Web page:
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Jain temple burgled, Rs 25 lakh in cash and jewels stolen

Published in: 
The Times of India
Published on: 
Monday, 21 October, 2013

Gold ornaments worth over Rs 20 lakh and Rs 5 lakh in cash were allegedly burgled from a Jain temple in Akkipete, Chickpet, on Saturday night.

The burglary, targeting Sri Vasu Poojya Swami Jain Swetambar Moorti Poojak Sangh, dedicated to prominent Jain Thirthankara Vasu Poojya Swami, appeared to have been meticulously planned and executed by a group of four or five people, all masked.

The burglars rendered unconscious five security guards on duty at the two-floor temple on Obaiah Lane by allegedly lacing their food with sedative. They then cut open iron grills on the building facade, smashing six of the 16 CCTV cameras in the temple and fleeing with a box containing 440 grams of gold and cash in a safe and seven hundis (cash boxes). The burglars left behind small change in the hundis and fled with currency notes.

The premises has two temples, one on the ground and another on the first floor. The guards stay on the second floor.

The incident came to light around 5.30am when the chief priest of the temple arrived for morning prayers. He saw a security guard coming down the stairs vomiting. The guard could not answer the priest's questions and blabbered something in reply. On finding the four other security guards of the temple in an unconscious state upstairs, the priest called for help and the men were rushed to Victoria Hospital.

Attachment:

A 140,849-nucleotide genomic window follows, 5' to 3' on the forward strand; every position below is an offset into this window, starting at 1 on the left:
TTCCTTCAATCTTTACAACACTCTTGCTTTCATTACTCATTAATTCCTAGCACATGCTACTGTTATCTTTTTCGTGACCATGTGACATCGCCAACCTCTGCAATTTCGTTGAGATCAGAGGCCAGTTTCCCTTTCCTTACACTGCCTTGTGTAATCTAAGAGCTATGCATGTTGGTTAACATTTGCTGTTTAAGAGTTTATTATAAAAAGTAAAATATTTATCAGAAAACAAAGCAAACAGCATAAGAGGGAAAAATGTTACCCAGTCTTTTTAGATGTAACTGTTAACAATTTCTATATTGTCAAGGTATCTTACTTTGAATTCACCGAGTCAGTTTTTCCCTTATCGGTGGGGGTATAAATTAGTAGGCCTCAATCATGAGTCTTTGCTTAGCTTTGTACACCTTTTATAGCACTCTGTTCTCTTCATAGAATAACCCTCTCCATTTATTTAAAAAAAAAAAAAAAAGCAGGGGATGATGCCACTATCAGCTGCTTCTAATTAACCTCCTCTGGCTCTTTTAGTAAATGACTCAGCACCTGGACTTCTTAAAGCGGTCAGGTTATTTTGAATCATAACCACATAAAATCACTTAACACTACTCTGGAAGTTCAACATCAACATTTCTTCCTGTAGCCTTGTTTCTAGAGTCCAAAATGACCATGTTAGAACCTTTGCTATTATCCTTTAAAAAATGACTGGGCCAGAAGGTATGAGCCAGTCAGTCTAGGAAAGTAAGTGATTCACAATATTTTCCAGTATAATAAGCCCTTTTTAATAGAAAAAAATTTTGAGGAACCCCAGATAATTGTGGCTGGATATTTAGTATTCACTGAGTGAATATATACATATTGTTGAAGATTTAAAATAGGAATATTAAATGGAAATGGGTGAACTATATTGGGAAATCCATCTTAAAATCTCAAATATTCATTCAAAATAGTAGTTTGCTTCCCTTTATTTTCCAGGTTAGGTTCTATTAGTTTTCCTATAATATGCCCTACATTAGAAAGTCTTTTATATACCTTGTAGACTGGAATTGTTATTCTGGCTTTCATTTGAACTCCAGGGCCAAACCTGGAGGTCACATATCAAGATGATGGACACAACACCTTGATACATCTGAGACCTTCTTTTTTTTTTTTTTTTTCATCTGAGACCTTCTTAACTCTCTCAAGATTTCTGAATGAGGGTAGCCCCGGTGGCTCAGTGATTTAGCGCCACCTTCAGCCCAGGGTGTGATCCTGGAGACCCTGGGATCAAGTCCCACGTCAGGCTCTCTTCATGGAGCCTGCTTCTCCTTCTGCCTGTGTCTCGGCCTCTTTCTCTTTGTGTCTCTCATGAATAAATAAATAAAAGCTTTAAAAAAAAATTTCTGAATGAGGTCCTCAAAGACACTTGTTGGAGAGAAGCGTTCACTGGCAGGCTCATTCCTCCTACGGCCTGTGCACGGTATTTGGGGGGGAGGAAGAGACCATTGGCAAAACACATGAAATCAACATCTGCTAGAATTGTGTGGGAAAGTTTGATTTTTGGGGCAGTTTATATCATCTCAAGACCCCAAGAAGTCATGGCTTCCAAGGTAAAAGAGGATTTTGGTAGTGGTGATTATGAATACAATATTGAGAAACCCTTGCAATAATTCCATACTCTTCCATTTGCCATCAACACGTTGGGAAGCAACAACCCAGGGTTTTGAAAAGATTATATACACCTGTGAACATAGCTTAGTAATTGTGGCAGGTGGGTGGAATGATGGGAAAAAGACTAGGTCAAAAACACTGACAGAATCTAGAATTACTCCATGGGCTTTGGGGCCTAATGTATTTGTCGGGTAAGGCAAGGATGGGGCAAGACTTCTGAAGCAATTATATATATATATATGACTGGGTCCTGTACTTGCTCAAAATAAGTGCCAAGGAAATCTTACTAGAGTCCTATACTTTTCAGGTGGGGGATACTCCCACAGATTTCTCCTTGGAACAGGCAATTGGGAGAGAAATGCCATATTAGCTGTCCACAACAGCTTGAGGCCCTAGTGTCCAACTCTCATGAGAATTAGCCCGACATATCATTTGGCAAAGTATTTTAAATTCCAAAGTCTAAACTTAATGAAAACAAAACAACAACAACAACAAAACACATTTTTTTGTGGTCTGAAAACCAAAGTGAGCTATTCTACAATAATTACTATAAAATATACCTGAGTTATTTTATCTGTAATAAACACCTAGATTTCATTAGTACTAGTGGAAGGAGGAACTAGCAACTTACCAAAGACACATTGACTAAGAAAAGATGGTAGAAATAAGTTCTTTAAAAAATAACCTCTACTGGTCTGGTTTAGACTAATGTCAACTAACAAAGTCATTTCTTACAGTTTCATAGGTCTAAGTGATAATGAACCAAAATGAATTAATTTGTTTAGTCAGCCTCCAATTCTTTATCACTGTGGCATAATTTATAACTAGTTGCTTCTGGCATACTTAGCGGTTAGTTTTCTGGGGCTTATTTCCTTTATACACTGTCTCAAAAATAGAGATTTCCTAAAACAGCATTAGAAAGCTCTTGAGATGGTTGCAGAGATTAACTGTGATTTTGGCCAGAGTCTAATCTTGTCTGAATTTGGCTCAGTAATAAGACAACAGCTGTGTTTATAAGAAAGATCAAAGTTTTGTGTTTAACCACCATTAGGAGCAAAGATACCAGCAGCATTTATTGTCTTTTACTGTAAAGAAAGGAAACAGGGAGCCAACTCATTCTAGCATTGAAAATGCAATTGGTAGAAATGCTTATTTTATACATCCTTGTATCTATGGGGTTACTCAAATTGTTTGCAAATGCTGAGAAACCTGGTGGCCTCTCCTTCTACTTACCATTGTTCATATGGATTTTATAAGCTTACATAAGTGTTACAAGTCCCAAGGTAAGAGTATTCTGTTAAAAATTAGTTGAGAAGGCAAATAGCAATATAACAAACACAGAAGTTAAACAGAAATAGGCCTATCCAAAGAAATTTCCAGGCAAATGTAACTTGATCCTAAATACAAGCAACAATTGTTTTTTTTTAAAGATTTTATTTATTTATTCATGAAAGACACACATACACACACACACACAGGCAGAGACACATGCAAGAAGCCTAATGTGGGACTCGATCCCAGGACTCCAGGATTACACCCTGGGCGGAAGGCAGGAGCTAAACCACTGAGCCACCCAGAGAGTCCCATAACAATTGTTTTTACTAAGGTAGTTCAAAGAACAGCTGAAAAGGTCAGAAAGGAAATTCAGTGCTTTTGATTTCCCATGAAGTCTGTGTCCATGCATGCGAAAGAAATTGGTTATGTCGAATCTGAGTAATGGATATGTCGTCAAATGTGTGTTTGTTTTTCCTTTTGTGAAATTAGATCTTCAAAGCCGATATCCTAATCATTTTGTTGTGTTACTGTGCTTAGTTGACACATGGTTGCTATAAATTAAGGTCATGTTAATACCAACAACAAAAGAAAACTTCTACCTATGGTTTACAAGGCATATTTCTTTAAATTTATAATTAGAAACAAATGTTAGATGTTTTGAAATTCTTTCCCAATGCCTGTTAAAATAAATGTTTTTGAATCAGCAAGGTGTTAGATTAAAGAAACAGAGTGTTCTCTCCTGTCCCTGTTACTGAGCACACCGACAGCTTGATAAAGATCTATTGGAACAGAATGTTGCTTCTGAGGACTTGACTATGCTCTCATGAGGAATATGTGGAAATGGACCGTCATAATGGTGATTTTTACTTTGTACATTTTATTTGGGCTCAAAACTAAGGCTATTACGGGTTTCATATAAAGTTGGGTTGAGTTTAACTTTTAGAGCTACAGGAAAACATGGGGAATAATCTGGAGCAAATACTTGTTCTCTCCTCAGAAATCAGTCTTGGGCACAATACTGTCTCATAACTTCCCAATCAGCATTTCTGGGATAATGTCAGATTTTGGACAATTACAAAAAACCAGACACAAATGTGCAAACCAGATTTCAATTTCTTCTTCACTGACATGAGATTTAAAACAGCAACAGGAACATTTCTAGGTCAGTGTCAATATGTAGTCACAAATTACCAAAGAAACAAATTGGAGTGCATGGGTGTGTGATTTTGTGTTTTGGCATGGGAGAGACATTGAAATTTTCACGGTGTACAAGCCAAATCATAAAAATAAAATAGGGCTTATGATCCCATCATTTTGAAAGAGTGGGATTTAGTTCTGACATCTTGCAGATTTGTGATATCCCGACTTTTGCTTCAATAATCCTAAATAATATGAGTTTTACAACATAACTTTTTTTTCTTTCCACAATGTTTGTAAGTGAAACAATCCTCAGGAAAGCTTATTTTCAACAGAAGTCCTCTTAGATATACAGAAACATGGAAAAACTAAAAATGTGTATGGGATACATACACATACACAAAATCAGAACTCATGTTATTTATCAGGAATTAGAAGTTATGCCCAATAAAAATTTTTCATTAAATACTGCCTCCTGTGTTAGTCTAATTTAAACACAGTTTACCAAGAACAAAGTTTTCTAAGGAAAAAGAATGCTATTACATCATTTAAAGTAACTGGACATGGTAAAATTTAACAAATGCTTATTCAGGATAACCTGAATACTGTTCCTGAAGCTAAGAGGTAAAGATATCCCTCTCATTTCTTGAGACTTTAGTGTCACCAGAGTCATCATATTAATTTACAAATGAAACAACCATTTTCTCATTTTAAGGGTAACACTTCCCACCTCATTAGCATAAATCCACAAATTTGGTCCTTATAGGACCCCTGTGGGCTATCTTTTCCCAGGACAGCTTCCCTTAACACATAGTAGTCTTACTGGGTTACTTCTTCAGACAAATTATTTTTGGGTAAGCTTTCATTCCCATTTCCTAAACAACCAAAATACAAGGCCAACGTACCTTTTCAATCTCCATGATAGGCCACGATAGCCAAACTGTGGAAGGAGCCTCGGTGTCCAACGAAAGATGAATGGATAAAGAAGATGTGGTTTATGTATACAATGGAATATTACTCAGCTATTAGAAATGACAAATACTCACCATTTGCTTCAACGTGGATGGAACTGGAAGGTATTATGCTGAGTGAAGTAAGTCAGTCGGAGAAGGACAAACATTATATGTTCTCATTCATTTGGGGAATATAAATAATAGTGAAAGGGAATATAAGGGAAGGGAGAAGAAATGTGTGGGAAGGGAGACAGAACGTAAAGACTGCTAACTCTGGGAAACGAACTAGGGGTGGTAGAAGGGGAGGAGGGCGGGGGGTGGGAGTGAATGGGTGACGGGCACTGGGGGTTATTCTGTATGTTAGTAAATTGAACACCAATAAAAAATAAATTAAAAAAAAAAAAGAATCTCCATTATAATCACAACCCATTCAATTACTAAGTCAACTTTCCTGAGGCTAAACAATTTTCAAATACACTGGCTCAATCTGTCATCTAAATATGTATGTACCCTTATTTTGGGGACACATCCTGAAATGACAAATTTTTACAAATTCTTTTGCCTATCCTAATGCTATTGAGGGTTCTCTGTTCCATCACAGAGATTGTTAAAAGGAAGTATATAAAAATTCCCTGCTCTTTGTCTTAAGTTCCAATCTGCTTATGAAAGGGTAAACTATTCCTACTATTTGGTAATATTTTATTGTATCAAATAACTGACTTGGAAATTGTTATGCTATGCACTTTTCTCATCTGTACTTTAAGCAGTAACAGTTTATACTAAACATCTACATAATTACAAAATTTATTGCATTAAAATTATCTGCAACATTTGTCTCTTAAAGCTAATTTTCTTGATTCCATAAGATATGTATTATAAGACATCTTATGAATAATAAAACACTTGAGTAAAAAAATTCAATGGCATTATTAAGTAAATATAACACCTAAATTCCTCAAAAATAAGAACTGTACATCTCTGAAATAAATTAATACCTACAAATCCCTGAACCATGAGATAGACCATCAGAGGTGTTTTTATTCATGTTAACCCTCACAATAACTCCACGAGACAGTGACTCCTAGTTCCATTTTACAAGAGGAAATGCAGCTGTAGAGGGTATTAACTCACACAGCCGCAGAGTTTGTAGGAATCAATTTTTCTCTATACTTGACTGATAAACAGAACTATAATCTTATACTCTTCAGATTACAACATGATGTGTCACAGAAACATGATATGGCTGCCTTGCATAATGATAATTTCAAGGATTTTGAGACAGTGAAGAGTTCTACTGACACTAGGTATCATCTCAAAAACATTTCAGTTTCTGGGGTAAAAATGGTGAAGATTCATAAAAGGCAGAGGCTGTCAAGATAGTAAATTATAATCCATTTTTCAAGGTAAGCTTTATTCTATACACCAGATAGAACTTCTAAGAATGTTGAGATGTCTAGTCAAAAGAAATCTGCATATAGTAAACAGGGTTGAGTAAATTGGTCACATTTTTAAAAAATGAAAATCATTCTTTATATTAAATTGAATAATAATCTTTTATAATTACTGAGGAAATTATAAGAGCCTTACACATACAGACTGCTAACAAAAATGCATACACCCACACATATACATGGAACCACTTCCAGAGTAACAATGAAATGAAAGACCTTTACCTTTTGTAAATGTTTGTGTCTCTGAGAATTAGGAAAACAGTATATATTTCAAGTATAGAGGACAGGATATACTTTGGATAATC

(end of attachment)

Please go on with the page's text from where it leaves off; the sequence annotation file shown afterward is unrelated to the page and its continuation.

The men gained consciousness by Sunday afternoon and told police that they felt dizzy after having dinner around 9.30pm.They said they do not recollect what happened after that.

All the five guards have been working with the temple for many years. Nagveer Bahadur joined when the temple was established 20 years ago, Lal Bahadur has been in service for the past decade, while Jungveer Bahadur, Paramesh Bahadur and Prakash Bahadur have been working with the temple for a couple of years. All five hail from Nepal.

The guards said they felt dizzy and lost consciousness. One of them dozed off on the ground floor where the sanctum sanctorum is, while the rest collapsed on the first floor where the temple's offices are located.

Senior police officers who inspected the spot said it was a well-planned burglary. They said it is not clear how the burglars breached the first layer of defence. "But we have some footage from the remaining 10 CCTV cameras in the temple and they have provided us some leads," they said. However, the burglars had their faces covered, they added.

A temple official, Prakashmal C Jain, said there are three points of entry from outside and the burglars may have come from the rear entrance.

The burglars cut open the iron mesh and grills of a tall window to get into the inner temple premises. Four of the 10 two-inch grills were cut, opening a gap of one metre through which they entered the inner temple premises.

The main door of the sanctum sanctorum on the ground floor was broken open. Police suspect that the burglars might have done it expecting jewels adorning the idol. However, the jewels are removed every night and kept in a safe cupboard in the main hall within the inner temple premises.

The cupboard was broken and its contents, about 440 grams of gold ornaments that decorate the idol of the thirthankara, were taken. Seven cash boxes, five on the ground floor and two on the first floor, were damaged, with its small change littered around and currency notes missing. Temple authorities estimate that about Rs 2 lakh might have been lost from the seven hundis.

The office of the trust that runs the temple, located on the ground floor, was broken open. An almirah in the office had been broken open and Rs 3 lakh kept in it burgled, police said.